1. Define the right way to do the job. Companies often indicate they have Standard Operating Procedures (SOPs), Job Descriptions or other process documentation.  The problem with these documents is that explain what to do for a job.  They do not explain HOW to do the job.  Best practices, preferred methods, or any true LEAN process document will outline the key steps on how the job should be completed.
  2. Coach your employees to the best method. Supervisors need to become coaches who help show where time is being lost in poor methods.  For example, in a pick to pallet operation, parking in the middle of the aisle vs next to the slot will cost you a significant amount of time.  Show me an SOP that calls out where to park the pallet jack.
  3. Measure what you want to manage. Remember, you cannot manage what you do not measure, but be realistic.  Pareto principle should apply when considering what to measure.  Where is 80% of the labor used – it’s likely only 20% of the operations.?
  4. Praise great performance as much as you counsel poor performance. Labor Management systems should be used to encourage and acknowledge great performance more often that counseling subpar performance.  This is often forgotten by management.  Remember, people like goals and like being acknowledged when exceeding expectations!

Hopefully this has given you a solid starting point for considering Labor Management as your next initiative.  In my next series, we will look at a roadmap of 7 key habits to instill into your operations management team to exceed the expectations and become a true learning organization on continuous improvement.

Read Other Posts from Supply Chain Logistics Series…

Plan, Monitor and Measure – The Cornerstones of Supply Chain Labor Management

It’s surprising how many companies have not yet considered Labor Management as their next initiative. Especially since most companies would agree that you first need to measure what the current state is to understand if the future state is an improvement right? The old phrase of “you cannot manage what you do not measure” was one of the focal points of the prior blog, so let’s pick up where we left off regarding managing your most important (and typically largest variable) supply chain cost – your workforce!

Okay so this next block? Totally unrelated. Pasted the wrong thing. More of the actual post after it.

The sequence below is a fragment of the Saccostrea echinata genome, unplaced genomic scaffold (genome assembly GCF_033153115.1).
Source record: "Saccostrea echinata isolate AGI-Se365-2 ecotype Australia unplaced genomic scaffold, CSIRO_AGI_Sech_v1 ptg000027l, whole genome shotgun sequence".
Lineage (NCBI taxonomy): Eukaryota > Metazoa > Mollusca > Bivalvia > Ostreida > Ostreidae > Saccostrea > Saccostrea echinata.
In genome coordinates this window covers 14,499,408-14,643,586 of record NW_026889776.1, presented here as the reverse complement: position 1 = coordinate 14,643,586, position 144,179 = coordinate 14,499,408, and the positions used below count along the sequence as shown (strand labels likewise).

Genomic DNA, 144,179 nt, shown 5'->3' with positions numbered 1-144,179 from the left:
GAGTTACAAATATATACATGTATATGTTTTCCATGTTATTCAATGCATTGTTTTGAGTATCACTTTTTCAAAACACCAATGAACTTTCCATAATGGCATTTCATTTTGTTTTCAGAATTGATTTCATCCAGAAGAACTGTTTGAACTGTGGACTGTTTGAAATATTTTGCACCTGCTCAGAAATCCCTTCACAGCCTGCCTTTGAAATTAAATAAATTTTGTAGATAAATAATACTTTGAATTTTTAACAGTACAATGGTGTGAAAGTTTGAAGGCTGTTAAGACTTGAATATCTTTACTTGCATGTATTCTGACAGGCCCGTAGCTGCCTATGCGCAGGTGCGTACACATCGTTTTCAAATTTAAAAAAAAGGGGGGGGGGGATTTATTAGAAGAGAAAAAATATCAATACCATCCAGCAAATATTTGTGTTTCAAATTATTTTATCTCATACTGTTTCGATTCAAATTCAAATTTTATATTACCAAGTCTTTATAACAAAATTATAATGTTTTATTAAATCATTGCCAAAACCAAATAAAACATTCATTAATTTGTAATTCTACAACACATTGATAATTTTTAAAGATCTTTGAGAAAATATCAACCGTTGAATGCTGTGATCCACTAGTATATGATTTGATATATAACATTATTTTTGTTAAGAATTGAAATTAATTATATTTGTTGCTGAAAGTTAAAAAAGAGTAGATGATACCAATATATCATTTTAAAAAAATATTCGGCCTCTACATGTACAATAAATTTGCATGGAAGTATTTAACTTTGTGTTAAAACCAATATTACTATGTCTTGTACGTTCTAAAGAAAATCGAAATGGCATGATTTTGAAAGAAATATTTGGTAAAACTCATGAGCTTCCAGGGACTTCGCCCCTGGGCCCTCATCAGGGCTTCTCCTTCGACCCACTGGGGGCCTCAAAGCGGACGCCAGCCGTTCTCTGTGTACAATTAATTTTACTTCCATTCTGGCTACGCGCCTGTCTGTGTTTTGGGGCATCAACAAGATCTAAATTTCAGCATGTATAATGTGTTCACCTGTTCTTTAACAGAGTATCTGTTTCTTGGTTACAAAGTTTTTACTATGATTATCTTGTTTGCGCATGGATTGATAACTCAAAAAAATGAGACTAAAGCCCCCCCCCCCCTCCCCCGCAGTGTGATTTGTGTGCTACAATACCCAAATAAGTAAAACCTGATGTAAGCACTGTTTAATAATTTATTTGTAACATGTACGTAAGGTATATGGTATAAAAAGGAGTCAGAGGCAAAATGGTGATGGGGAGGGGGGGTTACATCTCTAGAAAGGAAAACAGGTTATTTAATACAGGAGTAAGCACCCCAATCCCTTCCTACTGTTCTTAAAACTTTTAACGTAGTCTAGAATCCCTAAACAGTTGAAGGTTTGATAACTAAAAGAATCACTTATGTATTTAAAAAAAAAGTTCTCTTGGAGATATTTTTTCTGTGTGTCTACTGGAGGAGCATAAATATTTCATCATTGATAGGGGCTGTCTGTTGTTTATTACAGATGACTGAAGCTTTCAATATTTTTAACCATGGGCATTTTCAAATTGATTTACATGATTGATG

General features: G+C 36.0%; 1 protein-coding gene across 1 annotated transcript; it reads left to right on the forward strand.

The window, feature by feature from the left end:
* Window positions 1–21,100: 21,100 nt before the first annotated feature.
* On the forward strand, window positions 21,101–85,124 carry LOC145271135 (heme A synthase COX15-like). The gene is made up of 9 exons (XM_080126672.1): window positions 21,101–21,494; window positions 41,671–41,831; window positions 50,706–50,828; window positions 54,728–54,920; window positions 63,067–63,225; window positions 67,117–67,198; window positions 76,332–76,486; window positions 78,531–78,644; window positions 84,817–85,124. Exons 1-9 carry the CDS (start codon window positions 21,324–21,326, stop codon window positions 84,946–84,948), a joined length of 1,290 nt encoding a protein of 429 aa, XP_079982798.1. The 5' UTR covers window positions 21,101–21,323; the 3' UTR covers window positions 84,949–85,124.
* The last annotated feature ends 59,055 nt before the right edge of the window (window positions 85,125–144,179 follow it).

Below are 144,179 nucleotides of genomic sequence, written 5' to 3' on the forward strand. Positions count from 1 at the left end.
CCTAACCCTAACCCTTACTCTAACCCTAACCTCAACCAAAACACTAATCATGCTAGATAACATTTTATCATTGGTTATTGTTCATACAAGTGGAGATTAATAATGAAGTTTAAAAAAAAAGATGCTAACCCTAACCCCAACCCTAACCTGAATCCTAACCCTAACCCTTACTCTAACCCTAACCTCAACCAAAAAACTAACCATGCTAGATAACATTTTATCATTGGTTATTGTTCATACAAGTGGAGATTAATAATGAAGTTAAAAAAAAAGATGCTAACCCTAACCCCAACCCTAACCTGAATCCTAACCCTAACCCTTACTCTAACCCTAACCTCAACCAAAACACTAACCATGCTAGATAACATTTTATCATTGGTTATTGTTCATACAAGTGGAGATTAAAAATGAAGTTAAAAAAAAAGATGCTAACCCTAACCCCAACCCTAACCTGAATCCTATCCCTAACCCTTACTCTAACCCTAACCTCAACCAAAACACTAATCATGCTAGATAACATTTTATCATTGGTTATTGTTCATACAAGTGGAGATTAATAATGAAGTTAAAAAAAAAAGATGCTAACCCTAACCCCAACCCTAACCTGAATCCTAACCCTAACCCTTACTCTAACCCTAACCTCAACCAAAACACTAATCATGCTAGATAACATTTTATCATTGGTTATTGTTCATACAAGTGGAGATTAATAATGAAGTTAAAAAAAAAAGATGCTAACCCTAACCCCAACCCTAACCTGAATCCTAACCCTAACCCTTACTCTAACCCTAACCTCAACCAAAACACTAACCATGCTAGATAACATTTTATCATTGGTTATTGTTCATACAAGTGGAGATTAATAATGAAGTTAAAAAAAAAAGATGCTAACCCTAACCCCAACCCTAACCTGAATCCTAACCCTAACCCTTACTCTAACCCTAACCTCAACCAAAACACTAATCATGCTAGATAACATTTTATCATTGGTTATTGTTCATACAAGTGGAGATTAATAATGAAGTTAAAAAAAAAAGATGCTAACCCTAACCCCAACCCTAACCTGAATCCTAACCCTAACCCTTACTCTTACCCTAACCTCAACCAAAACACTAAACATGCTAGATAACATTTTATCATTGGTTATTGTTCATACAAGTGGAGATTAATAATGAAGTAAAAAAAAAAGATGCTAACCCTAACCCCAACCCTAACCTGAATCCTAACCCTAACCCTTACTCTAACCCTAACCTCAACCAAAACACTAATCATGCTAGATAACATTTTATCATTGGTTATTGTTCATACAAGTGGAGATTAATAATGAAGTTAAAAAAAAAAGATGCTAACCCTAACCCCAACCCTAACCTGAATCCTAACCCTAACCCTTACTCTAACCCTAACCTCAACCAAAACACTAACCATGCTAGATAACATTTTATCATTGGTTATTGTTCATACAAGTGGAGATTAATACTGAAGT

There are three cornerstones to Labor Management – Planning, Monitoring and Measuring. Your Labor Management program should be designed to support all three of those and each of them require one another to be effective. You cannot plan or monitor what you do not measure, just as you should not try and measure what you do not need to plan or monitor. For example, if you have 1 person handling returns out of 100 people, is it necessary to measure that returns process with 5 variables and discrete handling and traveling characteristics?

Planning with Labor Management

An effective Labor Management system should be designed to help you plan labor requirements by area, function, wave, or any other critieria that drives the execution of your distribution center. This plan should be derived from multiple variables supported by standards that are based on what it should take to complete the job.

Monitoring with Labor Management

We all know that the only thing right about a forecast is that it is wrong. So while a labor plan may give you a starting point, it’s important that a Labor Management system give your operational leadership the ability to monitor the workforce productivity in real-time. This real-time access to individual productivity will help managers make the necessary decisions about labor re-balancing requirements as the work plans progress during the day.

Measuring with Labor Management